Kokopelli, often called the “humpbacked flute player,” appears in many forms, possibly spanning a wider area than any other single representational rock-art figure. At least one authority, Michael Claypool, who has taught short courses on Kokopelli (a Hopi word) at Fort Lewis College in Durango, Colorado, suggested the possibility that the figure had origins in Peru more than 1000 years ago. A widely experienced archaeologist friend has told me that Kokopelli-like figures turn up, not only across the Southwest and northern Mexico, but also in southern Mexico and Central America. Typically distinguished by an arched back and a clarinet-like flute, Kokopelli appears in Southwestern rock art in many forms, for instance, as a kilt- and sash-clad human, a humpbacked rabbit, a mountain sheep or a locust. A charismatic figure, he appears to take the role of an impregnator of women, a leader of a migration, the choreographer of ceremonial dance, or the guarantor of hunting and farming success. He may be portrayed as dancing, sitting, lying or walking. Historically rooted or mythical, Kokopelli apparently had a pivotal role in ancient rituals and the history of the prehistoric Southwest.
Quetzalcoatal, with origins in the great city-states of southern Mexico, or Mesoamerica, first appeared as a plumed serpent—a snake with a plume of feathers above its head. He gave humankind corn, domesticated animals, irrigation technology and fire. In some Puebloan societies, he commands underground water sources, and, if displeased, he can cause earthquakes and floods, according to Schaafsma. Borne northward into the greater Southwest, possibly by traders and religious proselytizers, Quetzalcoatal apparently evolved from a serpent with a feathered plume into a serpent with a feathered plume and a forward-pointing horn then into a serpent with only a forward-pointing horn and finally into a serpent with a backward-pointing horn. His progression may have been attributable to the influence of pre-Puebloan hunting cultures, which often used animal horns in their symbolism, suggested Sutherland in her “Spirits from the South,” The Artifact, El Paso Archaeological Society. He seems, according to a variety of sources, to be associated with a portfolio of other symbols, for instance, a bearded and helmeted man, a collared jaguar, the spiral, and an outlined cross or star symbol.
Tlaloc, usually signified by goggle eyes, a snarling mouth and bared teeth, also originated in Mesoamerica. Conveyed northward into the Southwest, presumably by Mesoamerican traders and proselytizers, he seems to have ascended in importance in parallel with emergent Puebloan traditions. Closely associated with agriculture and rain, Tlaloc, like Quetzalcoatal, seems to have evolved in his Southwestern manifestations, possibly because of the influence of hunting cultures. From elaborate and stylized faces in Mesoamerica, Tlaloc morphed, for one example, into a figure with a trapezoidal head and trapezoidal body, said Sutherland. “The head has goggle eyes and an ornate head dress; the body is decorated with Mesoamerican design motifs.” Although the connection is uncertain, Tlaloc-like goggle eyes and snarls appear in numerous other types of figures across the Southwest. Often, perhaps in a kind of shorthand recognition of Tlaloc’s omnipresence, only goggle eyes or a snarl appear in rock art galleries.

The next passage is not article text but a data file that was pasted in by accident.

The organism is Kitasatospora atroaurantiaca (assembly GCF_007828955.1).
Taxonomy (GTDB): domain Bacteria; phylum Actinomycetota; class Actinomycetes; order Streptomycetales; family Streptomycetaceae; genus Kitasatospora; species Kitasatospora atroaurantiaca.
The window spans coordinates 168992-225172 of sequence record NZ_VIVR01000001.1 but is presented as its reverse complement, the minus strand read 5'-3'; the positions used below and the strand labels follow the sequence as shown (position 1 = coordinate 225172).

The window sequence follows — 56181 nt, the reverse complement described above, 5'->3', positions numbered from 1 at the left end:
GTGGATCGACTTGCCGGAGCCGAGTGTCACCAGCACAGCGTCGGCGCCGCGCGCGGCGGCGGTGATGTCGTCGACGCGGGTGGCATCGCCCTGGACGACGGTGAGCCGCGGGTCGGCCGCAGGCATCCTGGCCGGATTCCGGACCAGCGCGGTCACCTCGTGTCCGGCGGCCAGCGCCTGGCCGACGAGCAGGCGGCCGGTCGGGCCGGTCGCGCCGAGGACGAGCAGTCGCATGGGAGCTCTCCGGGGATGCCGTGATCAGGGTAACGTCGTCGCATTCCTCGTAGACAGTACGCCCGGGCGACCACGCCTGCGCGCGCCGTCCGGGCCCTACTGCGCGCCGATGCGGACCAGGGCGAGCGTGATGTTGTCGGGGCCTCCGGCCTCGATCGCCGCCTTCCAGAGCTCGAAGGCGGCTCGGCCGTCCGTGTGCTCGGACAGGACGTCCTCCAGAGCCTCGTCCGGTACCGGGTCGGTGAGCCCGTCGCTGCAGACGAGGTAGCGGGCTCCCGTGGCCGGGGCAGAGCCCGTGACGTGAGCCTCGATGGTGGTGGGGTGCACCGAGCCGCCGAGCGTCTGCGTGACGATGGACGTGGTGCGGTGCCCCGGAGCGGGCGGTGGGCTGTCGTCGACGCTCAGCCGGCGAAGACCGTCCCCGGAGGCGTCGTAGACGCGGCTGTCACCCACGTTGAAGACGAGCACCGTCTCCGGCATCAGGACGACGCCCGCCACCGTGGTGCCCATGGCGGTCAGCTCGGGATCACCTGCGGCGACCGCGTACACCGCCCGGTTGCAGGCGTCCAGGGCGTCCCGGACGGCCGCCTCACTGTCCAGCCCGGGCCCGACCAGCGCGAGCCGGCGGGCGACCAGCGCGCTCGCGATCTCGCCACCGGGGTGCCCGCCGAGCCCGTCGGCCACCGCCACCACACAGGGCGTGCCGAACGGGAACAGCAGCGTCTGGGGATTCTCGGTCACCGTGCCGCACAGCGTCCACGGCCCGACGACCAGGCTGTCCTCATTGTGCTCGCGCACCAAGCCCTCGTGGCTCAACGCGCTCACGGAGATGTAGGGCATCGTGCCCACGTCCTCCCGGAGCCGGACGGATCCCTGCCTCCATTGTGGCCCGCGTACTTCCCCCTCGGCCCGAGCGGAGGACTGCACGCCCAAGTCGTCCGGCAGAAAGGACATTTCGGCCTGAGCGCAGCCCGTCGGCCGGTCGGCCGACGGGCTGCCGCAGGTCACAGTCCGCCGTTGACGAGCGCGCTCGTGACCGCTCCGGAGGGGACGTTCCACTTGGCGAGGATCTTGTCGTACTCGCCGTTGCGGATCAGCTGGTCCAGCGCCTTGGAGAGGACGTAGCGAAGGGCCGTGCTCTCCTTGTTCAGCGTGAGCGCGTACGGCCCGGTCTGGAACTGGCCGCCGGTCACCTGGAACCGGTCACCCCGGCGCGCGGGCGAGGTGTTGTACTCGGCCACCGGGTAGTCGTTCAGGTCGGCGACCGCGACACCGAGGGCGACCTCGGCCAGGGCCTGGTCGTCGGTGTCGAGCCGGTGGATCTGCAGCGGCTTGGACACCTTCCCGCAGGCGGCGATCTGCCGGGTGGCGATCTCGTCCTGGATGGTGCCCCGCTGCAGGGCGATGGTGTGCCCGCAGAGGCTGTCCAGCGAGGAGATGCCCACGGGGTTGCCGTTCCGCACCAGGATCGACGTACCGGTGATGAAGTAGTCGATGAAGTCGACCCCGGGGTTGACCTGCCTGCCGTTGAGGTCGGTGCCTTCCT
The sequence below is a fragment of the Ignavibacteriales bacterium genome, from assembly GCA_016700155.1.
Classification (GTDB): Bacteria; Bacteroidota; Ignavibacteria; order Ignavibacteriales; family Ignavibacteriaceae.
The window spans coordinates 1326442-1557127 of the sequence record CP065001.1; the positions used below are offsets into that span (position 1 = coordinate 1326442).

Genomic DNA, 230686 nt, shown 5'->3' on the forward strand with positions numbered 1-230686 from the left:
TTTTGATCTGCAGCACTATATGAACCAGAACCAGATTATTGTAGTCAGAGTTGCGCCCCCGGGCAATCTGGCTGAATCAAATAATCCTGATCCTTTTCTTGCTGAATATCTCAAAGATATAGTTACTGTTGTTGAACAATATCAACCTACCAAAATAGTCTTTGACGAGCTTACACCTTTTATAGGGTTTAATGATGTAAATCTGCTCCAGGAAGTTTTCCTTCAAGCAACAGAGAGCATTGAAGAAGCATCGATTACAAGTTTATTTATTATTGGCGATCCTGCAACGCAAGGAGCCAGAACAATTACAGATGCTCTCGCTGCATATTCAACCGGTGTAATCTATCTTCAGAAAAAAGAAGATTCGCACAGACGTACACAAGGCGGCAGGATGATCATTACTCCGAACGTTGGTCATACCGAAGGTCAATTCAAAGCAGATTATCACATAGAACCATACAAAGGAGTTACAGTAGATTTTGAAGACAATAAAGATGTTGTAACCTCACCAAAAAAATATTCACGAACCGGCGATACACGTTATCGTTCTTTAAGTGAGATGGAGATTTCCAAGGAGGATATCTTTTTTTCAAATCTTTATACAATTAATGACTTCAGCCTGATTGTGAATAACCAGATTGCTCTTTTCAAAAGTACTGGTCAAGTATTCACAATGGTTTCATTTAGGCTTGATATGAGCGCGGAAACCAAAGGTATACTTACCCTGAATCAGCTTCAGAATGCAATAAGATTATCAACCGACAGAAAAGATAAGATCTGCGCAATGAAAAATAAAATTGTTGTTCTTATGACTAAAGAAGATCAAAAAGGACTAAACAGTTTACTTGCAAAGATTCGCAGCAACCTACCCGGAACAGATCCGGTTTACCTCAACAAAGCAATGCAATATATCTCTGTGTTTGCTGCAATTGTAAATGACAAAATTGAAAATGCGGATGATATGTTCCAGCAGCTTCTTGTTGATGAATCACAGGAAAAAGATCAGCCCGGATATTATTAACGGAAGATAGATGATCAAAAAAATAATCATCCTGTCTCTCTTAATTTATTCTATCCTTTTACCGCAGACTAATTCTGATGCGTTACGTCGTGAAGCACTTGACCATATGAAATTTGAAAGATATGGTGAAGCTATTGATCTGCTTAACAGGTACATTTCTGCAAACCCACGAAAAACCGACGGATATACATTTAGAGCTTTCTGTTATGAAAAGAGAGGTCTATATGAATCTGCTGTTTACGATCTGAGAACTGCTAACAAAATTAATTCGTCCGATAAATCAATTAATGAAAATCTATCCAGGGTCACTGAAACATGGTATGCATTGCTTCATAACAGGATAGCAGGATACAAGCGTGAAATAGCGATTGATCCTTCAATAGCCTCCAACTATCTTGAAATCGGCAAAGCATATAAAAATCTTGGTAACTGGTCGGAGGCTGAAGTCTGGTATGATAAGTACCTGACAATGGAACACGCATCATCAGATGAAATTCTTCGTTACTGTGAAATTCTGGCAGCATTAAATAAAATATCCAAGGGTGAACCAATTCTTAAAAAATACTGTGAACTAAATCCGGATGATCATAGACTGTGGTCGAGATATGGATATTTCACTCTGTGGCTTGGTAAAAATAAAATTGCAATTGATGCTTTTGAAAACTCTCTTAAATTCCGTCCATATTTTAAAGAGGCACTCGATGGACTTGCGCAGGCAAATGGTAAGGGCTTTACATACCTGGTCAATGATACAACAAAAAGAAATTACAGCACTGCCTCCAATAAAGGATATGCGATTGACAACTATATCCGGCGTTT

The rabbit, as an icon of the moon, conceivably had transoceanic origins that pre-date Mesoamerica. In “The Mesoamerican Rabbit in the Moon: An Influence from Han China?” Archaeoastronomy, Charles R. Wicke said, “Representations of a hare or rabbit on the moon are found in the art of ancient China and in Pre-Columbian Mexico. Mythologies of both areas also place a rabbit on the moon. Although such linkage might appear to be arbitrary, a comparison of the visible surface of the full moon with the silhouette of a rabbit does reveal a degree of congruence. Not only the distinctive ears of the rabbit but also other features appear to be delineated on the moon’s surface.” As you might expect, Wicke’s assertion generated considerable controversy. The rabbit, rather than a man’s face, has been seen through time on the surface of the moon by many cultures worldwide. Once it arrived in the Southwest, it took on the features of the native Blacktail Jackrabbit, appearing both on rock art and ceramics.
Storyteller – a name suggested to me by a tenuous source – ranks as one of the more animated human figures in the rock art of the Southwest. Wearing a fanciful headdress and waving arms, Storyteller sits with the left leg folded up beneath him (or her), turning to address presumably rapt listeners. From uncertain origins, Storyteller makes occasional theatrical appearances in rock art panels from western Texas across southern New Mexico and probably beyond.
Near the northwestern tip of the Texas Trans-Pecos, some 30 miles east of El Paso,four massive hills of jumbled boulders rise above the desert floor. No doubt this prominent and oddly compelling landmark has had many different names through time. Today it is known as Hueco Tanks. Characterized as an island in the desert, a natural oasis, a spiritual sanctuary, the site has meant many things to many people.